Work and rod warranted as seprosontel.
rwrsrjr axa ntji
. 3" owelero,
Albany,::3 r - Oregon.
T E6ULATIMG TIME-PIKCE A BKPA1B-
Att log Jewelry specialty
(Ti 0 j weuk i a your own tow a. 4 ontt free.
Vjv.Vos-iss. ader,if you want a business
atwbicn persons of either sex eaa make great
pay all t he t ime when they work, write for par
btawuVi. Rajo-atx A c., Portland, tie.
Taie Camta. ;,:V;:
He had got hlroaeJf Into ft scrape, nd.
manlike, had no definite idea bow be was
to get oat of it.
Last winter, la a flush of enibmiasm.
be bad rewarded MiM Mowbray's seraphic
miles by an offer of bis band and fortune
and she bad accepted the prise with a show
of tettderness that was perfect tn its war.
The marriage, In aJI human rjrobabll-
tties, would hare been consnmated, had
not the grim band of Fate beckoned the
unfortunate Con op to a little Tillage on a
flatting excursion otentbly, bat in reality,
to Ml in lore with pretty little Dora Blair.
He met her at a Tillage gathering and it
being a fixed principle of hit to attach him
self to the prettiest girl in the room, he ad
hered to his porpose with a rigidity which
would hare been extremely amusing, bad
U not so soon beeonra aerlooa, fr, after
two or three meetings. Master Con was
fairly Infatuated.- " v
For a week the dream was bright and
undisturbed. ' ,
Tnen Con began to feel uncomfortable.
With the prospect of being married to
one girl in a month he was hardly dishon
orable enough to propose the same course
But being neither rery clever nor origi
nal, he coold'nt see the slightest loophole ;
so he lingered on at Dora's side, and she.
poor chllil I was happy, even in the un
Of course people talked as they always
do talk, an9 some more daring than the
rest encompassed Con. and looked unutter
able things as they spoke of Dora's parent
"Lives with her father and mother.
Oh, yes; but then they don't happen to be
her father and motiier well, we don't
know, and the Blairs take care to give us
Then Con was angry.
He was just young enough to be Quixot
ic, amrot course, he wanted to marry her ;
to take his little star-faced angel to him
self ; to transplant his little field daisy to
a more luxuriant soil.
He went np to see tier with a letter from
Miss Mowbray In his pocket and an omin
ously guilty feeling about Ills lieart.
Pretty Dora, sat with tier white face up
raised, and her wondrons .. hslr foiling
around her like a glorious goldn cloud.
"I thonglrt you would come." she said,
slyly the color faintly flushing her foir
cheeks, and then, though Nature hadn't
made lilro so. Con felt more utterly foolish
, "As If I conld stay away," he answered.
half reproachfully. "At least tiutii I have
to for I am going away in a day or two."
"Oh ! are you ?" very faint ami trem
nlotts. "Yes, but I'll came back again if any
one wants me."
She sto'e one qnick glance at hitn from
under her downcast lids.
"Do you want roe, Dora ? Will I come
back to you t "
No answer came from tlie parted Hps.
but I think he knew she wanted, for lean
ing over the garden gate he answered her
silence by saying :
"Very well, dear. Ill be back in a very
little while, and you'll be waiting fur me,
It was not very definite, to say tlie least
Con went home tliat nlglit, ecstatically
but guiltily happy.
And when lie reached home lie found a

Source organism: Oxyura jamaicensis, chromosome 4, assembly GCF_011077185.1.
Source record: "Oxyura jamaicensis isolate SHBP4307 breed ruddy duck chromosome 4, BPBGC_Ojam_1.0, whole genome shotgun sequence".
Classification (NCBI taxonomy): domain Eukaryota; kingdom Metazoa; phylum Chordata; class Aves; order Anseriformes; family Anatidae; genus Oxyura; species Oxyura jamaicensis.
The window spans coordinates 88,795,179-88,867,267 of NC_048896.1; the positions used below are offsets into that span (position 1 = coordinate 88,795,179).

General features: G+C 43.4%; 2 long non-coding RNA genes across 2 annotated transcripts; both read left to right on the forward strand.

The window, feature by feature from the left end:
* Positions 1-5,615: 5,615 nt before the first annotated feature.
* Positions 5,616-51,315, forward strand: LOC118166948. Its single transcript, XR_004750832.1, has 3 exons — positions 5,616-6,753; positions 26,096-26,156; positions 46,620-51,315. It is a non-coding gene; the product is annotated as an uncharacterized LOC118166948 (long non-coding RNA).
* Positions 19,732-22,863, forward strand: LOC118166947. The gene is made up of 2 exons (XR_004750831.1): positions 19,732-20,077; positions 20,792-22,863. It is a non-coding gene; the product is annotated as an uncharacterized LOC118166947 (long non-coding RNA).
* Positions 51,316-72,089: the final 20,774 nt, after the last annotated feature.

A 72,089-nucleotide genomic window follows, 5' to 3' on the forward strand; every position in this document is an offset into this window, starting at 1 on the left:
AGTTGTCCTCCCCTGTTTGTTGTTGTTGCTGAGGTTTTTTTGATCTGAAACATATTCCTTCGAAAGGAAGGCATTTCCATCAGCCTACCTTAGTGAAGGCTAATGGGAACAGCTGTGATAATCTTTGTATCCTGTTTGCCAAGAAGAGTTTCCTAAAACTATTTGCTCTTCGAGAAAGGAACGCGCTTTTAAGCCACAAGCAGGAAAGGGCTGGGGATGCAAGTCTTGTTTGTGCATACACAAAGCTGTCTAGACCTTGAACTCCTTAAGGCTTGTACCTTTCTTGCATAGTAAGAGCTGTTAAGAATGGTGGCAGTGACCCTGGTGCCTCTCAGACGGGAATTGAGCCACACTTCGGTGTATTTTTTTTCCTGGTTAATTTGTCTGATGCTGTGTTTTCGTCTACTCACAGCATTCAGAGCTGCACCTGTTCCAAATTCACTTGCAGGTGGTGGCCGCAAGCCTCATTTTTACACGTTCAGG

letter awaiting him.
A letter from his mother, the dowager
Mrs. Creighton, demanding his instant
"Gertrude Is very III." she said, "and
certain'y your place should be beside the
lady who In tour weeks will become your
wife. I have heard hut totally disbelieve,
a rumor of some girl whose pretty face has
attracted your attentions. It might have
troubled me, had t not known that I could
trust your dignity as being a member of
the Creighton family, and your honor as
being engaged to Gertrude Mowbray.",
, Con crushed the letter in his hand, and
tried to stare circumstances In tlie face.
but circumstances baffled him. and in a
state -of semi-torture, he retired to lib
Tlie next morning be returned to Lon
don. .;",! :
Hiss Mowbray was much better when he
reached home. .; I . '
Mrs. Creighton greeted him with digni
fied pleasure, and poor Con felt; as utterly
mean and dishonorable as his most inveter
ate enemy could have desired. I
"Mr. Creighton. I would ! like to speak
with you for a moment, please.' ,
Coo was walking down the strand con
sidering how be should break off bis en
gagement, when the words struck his ear.
Con turned with a start, and encountered
his lawyer, Arthur Gray.
"Certainly, Mr. Gray I; "What's tlie
business now '
"Bather an unpleasant business, I mm
sorry to say. sir. But you will step Into
my office wliera I can fully explain.'
So Con followed him la, and waited to
hear what the unpleasant business might
"Ton are aware sir, that your late uncle.
from whom yon inherited your fortune,"
died Intestate, or I should say. was thought
to bav died Intestate, whereon yon were
his heir at4a w. A few days since, bow
ever, we made what must ptove painful
discovery, namely, the eertifteate of his
marraige, and half drawn up will. In
which be bequeathed all be possessed to
his unacknowledged wife, or her children,
should she have any. f
"After diligent inquiries, we have dis
covered that the late Mrs. Creighton died
In giving birth to a child, but the child Is
still living, so t most Inform you that you
"Penniless," finished Con, gloomily.
bat with deliberation.
"Not quite, Mr. Creighton. Tour fath
er left you 3.000, which is something.